By Laura M. LaVoie
With the tiny house movement on the rise, it seems like more and more people- including couples and young families– are attempting to live smaller and smaller. In order to go smaller, many of us are downsizing with great abandon.
For me and my partner to transition comfortably into our 120 square home we had a lot to get rid of; things that we had accumulated over 17 years together. Here are a few tips I have learned over the last several years as we have made this big change in our lifestyle.
- Small Steps. Downsizing can be terrifying when you start looking at all of the things you have and the memories that go with them. Sometimes it isn’t even sentimental. You might look at an object and think you could do something with it someday. I learned quickly that if I hadn’t yet I probably wouldn’t. You don’t have to eliminate all of your earthly possessions in one fell swoop. Do it in stages. Pick a weekend and pick a room and start there.
I encourage you to read the other four lessons on downsizing below:
- Donate. There was a lot of stuff we owned that we could have sold, but we were more than ready to make this big move and selling things seemed like a hassle. We could have thrown it away, but that would have been the antithesis of this movement. We settled on donating a lot of our things to the Good Will. Not only did it help to move large objects out of our home quickly it made us feel like the perfectly good things that we no longer had room for could help someone else.
- Go digital. Some people tell us they would love to live in a small house but they have too many books. We like books too, but we realized that we couldn’t hold on to all of them. Our solution was to transition all of our media – books, music, movies – to digital files. We read on our Kindle readers and we listen to music on our iPods.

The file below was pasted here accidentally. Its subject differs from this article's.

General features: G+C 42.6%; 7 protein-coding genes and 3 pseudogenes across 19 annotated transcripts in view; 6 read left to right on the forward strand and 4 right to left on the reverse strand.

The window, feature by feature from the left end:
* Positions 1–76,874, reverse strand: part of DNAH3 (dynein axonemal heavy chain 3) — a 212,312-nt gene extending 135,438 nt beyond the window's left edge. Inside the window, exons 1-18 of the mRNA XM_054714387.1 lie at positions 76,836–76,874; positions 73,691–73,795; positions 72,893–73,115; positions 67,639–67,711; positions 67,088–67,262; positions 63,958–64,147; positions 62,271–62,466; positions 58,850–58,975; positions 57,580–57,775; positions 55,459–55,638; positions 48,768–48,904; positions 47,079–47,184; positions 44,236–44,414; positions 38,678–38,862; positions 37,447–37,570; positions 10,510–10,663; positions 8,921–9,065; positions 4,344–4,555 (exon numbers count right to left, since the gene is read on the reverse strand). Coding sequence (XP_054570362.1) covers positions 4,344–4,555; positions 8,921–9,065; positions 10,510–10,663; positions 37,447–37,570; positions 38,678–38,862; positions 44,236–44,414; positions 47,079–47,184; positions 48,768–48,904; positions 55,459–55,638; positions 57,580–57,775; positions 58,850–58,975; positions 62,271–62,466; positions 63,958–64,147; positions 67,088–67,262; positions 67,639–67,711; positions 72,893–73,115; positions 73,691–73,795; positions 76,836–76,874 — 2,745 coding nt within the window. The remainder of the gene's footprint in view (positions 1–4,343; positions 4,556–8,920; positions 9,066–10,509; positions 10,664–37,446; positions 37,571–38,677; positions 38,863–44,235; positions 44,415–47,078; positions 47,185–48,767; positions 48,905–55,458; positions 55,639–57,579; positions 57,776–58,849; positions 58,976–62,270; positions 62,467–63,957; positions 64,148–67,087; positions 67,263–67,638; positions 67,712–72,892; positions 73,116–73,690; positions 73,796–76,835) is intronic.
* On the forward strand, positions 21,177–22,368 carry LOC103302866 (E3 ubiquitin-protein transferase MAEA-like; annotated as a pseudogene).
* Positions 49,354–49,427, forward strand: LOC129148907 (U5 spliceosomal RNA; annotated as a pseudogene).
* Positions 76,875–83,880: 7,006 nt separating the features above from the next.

- Holidays. Because we had been planning our transition for several years we started to ask friends and family go easy on gift giving. Since we also work closely with a nonprofit organization if we have a party we will ask that guests make a donation instead of bringing us gifts.
- Don’t get discouraged. Whether you’re telling yourself you can’t do this or you’re hearing from people around you who just don’t understand why you would want to in the first place, don’t let yourself get discouraged. When you feel a mental block, take a break. If you come across an object that has great personal meaning spend time with it. Write down your feelings. Take a photo. We learned early on that our deadlines were self-imposed so if we felt ourselves getting overwhelmed we would step back for a moment.
Downsizing is a big job. I’ll be perfectly honest. We still have a storage unit full of stuff back in Atlanta that we weren’t ready to deal with. Eventually we will be, especially after we have some distance between ourselves and those things.
For now, living here in this little cabin in the woods, I don’t think about all the stuff I left behind or all the things I don’t have any more. It is truly liberating.
If you enjoyed this post, please “Like” then share using the buttons below and leave your thoughts in the comments. Thank you!
Latest posts by Alex (see all)
- Family Goes from 2500 Sq. Ft. to a Tiny House - February 15, 2019
- Anti-Minimalist Tiny House: A Tiny Home Built for a Maximalist? - February 14, 2019
- Tiny Modern Pod Cabin with Wood-Burning Stove in Falun, Sweden - February 13, 2019